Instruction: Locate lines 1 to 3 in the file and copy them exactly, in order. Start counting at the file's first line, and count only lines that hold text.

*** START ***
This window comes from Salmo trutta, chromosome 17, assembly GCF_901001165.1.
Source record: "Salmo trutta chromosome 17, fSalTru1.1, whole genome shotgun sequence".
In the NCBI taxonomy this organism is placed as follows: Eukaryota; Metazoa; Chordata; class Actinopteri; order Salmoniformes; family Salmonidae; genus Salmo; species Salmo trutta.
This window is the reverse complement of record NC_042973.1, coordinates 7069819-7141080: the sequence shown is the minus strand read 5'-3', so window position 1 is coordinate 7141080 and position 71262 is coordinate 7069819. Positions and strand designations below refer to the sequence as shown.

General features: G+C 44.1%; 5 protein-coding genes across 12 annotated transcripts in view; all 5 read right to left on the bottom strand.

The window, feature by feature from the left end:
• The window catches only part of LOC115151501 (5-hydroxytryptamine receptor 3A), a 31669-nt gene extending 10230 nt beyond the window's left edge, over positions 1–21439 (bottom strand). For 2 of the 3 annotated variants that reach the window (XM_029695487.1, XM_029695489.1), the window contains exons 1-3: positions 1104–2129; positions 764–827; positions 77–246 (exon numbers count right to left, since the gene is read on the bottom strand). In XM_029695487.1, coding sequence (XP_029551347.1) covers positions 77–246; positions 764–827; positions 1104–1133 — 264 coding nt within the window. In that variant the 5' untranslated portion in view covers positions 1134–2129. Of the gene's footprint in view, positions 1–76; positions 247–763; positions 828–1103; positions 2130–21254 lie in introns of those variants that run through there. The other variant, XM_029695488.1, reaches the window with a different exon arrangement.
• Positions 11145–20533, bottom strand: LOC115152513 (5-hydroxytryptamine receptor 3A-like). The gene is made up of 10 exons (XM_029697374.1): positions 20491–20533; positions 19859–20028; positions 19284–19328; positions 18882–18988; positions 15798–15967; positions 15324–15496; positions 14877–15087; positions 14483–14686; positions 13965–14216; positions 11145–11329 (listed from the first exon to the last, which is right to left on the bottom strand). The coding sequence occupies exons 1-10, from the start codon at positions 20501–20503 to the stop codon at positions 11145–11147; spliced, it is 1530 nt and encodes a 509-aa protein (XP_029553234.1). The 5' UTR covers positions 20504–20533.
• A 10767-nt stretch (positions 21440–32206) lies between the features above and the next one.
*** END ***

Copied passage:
This window comes from Salmo trutta, chromosome 17, assembly GCF_901001165.1.
Source record: "Salmo trutta chromosome 17, fSalTru1.1, whole genome shotgun sequence".
In the NCBI taxonomy this organism is placed as follows: Eukaryota; Metazoa; Chordata; class Actinopteri; order Salmoniformes; family Salmonidae; genus Salmo; species Salmo trutta.